By William A. Foster, IV
It took thrift and savings, together with tremendous character and vision, to make our nation what it is today. And it will take thrift and savings, together with constant ingenuity and stamina, to conserve our remaining resources to enable us to continue to be a great nation. — John W. Snyder
Imagine for a moment you were superman/woman. Would you ever walk? Or drive? Or better yet, catch a flight to get anywhere? Of course you would not because you do not have to. You are faster than a speeding bullet and have the ability to do something that nobody else does – for better or worse. This is the mentality of many governments on the face of the Earth – and maybe on other planets. Too often just because we can, we do.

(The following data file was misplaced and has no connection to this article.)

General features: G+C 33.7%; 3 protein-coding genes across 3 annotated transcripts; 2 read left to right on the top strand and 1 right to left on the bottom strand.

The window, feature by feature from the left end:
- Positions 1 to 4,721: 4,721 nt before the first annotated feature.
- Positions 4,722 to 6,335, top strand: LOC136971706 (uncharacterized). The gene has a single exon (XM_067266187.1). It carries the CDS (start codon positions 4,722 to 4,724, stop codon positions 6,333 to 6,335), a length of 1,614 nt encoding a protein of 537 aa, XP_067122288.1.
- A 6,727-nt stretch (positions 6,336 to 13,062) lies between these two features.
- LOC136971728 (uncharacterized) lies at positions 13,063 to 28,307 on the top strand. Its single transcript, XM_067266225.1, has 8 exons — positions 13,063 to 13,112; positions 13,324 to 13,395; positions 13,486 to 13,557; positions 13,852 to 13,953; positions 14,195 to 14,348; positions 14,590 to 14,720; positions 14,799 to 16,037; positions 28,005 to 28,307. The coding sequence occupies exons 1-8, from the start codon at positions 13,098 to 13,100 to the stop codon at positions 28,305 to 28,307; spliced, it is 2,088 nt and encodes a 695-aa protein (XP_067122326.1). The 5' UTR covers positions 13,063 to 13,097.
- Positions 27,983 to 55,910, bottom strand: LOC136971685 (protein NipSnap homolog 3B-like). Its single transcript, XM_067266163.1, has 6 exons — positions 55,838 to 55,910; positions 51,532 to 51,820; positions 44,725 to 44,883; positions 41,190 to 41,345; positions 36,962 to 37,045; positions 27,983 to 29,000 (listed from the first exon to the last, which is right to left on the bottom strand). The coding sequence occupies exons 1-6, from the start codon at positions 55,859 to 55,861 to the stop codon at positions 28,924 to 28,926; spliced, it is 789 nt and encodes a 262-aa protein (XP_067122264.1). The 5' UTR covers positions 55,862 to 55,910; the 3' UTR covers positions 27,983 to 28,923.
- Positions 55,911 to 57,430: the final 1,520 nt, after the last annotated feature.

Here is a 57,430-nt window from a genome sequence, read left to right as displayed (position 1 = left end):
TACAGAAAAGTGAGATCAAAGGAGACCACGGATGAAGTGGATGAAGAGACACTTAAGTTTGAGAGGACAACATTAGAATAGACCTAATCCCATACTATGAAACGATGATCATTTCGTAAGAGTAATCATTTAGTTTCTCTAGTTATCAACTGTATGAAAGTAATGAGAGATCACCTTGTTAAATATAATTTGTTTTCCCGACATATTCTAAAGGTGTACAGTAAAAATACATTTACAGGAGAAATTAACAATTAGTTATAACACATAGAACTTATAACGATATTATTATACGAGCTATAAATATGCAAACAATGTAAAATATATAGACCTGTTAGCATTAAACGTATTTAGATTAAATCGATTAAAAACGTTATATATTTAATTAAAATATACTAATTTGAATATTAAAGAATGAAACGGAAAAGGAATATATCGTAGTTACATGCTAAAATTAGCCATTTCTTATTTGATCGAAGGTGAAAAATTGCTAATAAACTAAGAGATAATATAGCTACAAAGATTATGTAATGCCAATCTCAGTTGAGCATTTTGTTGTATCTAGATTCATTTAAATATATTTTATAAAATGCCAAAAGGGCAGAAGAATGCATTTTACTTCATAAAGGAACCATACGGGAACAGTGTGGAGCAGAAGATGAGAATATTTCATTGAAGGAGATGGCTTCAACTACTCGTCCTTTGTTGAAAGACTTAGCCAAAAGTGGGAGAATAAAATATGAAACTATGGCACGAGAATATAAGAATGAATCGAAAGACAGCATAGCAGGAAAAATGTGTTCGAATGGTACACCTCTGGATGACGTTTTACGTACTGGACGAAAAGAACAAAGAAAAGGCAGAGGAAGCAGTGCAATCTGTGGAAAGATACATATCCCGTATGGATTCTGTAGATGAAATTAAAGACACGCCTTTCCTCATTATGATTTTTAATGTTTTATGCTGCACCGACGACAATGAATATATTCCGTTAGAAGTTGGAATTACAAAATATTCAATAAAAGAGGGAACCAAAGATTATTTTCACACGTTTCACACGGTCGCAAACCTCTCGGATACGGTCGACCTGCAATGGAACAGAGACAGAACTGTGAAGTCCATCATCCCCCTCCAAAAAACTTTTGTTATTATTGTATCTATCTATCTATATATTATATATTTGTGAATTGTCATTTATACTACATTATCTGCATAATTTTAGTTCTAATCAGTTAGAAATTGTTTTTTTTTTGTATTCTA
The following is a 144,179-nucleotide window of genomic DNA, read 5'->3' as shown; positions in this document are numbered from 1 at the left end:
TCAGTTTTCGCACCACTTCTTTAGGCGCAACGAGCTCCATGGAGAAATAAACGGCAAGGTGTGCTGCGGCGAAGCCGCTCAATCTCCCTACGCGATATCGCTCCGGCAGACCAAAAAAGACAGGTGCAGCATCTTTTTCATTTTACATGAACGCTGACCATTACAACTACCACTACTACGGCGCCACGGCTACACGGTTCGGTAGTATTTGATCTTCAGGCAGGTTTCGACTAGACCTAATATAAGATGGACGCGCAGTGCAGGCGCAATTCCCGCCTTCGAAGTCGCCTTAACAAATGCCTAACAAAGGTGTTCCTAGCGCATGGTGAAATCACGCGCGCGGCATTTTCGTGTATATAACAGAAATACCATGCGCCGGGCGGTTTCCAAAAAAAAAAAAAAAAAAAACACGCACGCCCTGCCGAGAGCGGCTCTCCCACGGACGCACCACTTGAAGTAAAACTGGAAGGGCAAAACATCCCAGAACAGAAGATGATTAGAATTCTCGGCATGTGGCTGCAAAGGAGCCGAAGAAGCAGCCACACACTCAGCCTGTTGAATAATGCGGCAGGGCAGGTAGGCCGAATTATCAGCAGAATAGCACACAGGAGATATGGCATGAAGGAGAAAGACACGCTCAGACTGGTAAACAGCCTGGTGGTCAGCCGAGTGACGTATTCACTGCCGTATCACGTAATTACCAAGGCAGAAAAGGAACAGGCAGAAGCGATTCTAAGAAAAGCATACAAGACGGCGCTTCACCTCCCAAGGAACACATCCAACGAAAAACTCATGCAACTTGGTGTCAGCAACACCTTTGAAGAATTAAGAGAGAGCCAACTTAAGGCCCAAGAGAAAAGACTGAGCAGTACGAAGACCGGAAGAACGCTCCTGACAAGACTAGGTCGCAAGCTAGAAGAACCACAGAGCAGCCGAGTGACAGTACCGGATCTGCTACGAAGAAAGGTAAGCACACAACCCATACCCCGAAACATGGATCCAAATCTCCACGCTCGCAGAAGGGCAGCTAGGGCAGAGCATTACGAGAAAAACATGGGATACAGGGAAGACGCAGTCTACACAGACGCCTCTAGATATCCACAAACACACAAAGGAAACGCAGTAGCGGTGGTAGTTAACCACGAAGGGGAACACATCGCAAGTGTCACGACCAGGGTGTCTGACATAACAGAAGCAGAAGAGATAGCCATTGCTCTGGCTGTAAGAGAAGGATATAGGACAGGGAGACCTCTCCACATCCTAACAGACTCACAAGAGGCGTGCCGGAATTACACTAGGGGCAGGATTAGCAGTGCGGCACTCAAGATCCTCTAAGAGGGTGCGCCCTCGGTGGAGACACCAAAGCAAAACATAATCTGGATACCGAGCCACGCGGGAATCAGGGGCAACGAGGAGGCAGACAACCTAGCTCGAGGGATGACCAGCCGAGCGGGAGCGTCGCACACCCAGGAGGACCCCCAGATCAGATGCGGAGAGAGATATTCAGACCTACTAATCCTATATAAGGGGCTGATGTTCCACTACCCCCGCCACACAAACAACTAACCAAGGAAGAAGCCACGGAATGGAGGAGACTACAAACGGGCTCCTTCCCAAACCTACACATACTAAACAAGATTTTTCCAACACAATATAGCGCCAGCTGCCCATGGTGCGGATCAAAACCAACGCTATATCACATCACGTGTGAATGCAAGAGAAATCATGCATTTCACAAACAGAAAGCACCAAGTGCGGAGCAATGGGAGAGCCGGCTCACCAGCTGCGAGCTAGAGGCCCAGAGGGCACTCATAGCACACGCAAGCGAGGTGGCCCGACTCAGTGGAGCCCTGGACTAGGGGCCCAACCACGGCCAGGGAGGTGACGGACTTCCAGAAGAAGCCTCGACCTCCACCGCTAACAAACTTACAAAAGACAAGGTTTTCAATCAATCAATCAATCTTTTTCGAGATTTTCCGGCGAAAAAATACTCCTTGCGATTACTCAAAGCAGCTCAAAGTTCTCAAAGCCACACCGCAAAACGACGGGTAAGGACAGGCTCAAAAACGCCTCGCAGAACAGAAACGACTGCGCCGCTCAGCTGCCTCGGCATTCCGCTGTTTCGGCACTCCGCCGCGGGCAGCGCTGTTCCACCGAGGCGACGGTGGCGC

I am residing in Houston, Texas at the moment. A place that as a whole has been largely insulated from the great recession due to its strict borrowing regulations on real estate and conservative rise in real estate prices which limit the amount of speculating that drowned the rest of the country. As a result of a stronger economy than the rest of the country, there were a large number of bond votes that Houstonians voted for or against in the past few years. Recently, a survey was done on how Houstonians felt about their financial future and it came back so positive that many bonds passed with relative ease. Yet, one has to ponder even for a city so highly insulated from the real estate bubble, but potentially vulnerable to the energy industry is there an unforeseen danger to constant leveraging of tomorrow today. Just ask Detroit.